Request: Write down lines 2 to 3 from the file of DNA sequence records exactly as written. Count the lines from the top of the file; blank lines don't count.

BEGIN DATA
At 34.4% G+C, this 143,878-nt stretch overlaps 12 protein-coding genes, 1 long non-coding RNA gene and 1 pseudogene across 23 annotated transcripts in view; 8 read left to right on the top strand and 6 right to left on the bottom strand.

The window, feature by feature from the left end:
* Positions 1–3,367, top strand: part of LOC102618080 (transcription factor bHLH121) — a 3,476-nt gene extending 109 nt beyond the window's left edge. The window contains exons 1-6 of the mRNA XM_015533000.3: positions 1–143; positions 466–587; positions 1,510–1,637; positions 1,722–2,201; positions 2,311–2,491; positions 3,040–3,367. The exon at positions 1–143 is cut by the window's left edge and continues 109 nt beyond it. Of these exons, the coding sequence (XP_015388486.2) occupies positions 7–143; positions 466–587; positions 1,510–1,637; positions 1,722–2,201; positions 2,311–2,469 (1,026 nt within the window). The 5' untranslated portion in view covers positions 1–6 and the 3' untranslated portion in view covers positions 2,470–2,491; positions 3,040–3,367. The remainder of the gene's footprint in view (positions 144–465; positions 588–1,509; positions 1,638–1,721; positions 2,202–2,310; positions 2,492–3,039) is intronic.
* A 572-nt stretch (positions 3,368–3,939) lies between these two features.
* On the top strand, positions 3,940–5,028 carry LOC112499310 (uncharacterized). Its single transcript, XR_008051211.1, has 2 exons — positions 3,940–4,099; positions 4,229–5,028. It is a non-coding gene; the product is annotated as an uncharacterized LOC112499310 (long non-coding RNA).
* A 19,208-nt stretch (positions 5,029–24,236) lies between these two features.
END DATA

The window, feature by feature from the left end:
* Positions 1–3,367, top strand: part of LOC102618080 (transcription factor bHLH121) — a 3,476-nt gene extending 109 nt beyond the window's left edge. The window contains exons 1-6 of the mRNA XM_015533000.3: positions 1–143; positions 466–587; positions 1,510–1,637; positions 1,722–2,201; positions 2,311–2,491; positions 3,040–3,367. The exon at positions 1–143 is cut by the window's left edge and continues 109 nt beyond it. Of these exons, the coding sequence (XP_015388486.2) occupies positions 7–143; positions 466–587; positions 1,510–1,637; positions 1,722–2,201; positions 2,311–2,469 (1,026 nt within the window). The 5' untranslated portion in view covers positions 1–6 and the 3' untranslated portion in view covers positions 2,470–2,491; positions 3,040–3,367. The remainder of the gene's footprint in view (positions 144–465; positions 588–1,509; positions 1,638–1,721; positions 2,202–2,310; positions 2,492–3,039) is intronic.